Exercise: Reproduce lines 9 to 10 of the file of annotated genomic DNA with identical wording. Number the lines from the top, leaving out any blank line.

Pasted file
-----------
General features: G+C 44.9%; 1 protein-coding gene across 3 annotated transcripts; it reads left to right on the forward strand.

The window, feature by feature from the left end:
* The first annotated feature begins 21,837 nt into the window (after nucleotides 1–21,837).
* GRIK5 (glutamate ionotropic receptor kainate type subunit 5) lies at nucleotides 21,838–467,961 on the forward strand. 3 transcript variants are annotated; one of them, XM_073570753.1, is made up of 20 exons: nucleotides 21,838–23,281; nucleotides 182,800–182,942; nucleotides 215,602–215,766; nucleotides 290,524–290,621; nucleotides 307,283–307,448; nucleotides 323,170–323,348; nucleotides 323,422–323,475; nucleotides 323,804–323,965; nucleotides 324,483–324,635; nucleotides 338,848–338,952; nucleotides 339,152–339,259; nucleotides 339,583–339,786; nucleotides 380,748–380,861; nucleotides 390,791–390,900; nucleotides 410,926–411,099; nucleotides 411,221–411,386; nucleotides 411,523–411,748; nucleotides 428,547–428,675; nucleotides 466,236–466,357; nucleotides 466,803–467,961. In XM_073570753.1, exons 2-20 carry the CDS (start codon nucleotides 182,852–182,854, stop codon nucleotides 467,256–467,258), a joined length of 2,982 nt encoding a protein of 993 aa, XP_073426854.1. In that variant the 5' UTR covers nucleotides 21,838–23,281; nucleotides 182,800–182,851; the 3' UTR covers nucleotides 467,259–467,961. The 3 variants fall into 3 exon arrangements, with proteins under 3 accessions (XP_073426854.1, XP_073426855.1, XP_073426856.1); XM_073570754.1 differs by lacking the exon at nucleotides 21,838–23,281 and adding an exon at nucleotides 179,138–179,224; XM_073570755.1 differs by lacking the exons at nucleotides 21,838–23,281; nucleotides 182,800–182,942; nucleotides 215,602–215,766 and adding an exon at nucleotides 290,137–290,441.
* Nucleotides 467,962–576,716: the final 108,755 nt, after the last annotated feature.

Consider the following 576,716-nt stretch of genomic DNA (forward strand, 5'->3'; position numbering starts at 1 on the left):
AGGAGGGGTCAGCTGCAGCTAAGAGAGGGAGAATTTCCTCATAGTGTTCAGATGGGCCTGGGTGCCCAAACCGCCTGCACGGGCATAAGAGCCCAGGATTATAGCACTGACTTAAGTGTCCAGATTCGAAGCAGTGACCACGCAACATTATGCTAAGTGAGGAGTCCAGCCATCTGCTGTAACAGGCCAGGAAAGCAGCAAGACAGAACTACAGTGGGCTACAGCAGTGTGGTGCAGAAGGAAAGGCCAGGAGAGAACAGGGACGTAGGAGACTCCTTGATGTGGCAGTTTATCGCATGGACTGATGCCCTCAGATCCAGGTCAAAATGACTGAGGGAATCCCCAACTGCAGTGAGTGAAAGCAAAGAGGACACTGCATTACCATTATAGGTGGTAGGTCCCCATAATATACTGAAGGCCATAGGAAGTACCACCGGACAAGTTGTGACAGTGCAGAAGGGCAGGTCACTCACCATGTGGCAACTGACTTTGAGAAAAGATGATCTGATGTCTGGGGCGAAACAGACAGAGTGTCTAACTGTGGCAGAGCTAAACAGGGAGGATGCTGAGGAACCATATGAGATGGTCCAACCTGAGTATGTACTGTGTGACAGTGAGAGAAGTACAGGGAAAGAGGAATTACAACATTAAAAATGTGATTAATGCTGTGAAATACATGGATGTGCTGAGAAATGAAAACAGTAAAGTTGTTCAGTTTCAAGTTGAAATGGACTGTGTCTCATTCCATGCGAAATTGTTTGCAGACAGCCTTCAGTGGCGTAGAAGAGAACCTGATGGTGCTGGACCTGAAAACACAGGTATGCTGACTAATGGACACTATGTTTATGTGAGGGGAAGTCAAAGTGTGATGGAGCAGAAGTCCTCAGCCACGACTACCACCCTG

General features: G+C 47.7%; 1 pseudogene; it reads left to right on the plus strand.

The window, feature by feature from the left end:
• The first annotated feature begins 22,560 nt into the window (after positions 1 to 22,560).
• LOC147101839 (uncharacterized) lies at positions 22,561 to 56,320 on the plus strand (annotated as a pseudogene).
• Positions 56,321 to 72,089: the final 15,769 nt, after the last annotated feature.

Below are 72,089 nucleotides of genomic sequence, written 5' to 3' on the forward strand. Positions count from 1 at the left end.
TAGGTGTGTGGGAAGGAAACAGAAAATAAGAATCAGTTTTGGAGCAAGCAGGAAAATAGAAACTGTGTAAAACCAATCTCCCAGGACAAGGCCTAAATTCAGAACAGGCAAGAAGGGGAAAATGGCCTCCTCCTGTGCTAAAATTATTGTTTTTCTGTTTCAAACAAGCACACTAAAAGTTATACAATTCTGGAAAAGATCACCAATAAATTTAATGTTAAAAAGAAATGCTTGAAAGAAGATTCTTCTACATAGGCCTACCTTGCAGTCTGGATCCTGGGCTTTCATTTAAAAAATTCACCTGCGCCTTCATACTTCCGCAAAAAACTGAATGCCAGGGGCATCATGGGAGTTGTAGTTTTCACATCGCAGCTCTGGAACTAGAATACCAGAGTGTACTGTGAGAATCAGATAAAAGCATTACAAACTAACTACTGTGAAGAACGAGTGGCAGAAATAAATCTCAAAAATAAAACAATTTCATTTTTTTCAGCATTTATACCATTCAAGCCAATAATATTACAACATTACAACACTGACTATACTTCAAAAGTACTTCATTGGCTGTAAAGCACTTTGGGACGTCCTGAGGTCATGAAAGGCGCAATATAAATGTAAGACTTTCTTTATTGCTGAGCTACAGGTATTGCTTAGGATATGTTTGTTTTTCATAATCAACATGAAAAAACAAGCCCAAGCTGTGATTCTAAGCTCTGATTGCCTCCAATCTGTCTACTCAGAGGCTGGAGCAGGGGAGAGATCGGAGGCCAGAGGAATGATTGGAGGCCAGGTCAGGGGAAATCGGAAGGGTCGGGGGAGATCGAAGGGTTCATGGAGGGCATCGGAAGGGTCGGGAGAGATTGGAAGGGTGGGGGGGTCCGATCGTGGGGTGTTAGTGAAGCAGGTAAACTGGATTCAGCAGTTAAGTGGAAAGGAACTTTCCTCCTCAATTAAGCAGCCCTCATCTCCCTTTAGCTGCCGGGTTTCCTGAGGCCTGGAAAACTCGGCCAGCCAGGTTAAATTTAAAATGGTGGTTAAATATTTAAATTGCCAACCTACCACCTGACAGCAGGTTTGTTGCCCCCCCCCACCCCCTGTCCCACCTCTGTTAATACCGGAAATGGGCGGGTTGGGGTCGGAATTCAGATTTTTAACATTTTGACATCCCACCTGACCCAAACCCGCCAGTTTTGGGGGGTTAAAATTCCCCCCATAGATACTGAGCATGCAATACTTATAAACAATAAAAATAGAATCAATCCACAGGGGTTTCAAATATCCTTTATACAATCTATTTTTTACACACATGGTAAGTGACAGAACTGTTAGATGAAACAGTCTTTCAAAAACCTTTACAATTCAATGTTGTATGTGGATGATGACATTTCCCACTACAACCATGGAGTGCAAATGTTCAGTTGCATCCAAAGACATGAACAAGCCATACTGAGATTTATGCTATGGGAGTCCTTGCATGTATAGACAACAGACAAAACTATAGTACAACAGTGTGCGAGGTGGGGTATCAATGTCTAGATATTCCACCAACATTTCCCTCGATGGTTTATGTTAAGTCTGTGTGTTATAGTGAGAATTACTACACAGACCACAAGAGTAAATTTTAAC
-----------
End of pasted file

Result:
The window, feature by feature from the left end:
• The first annotated feature begins 22,560 nt into the window (after positions 1 to 22,560).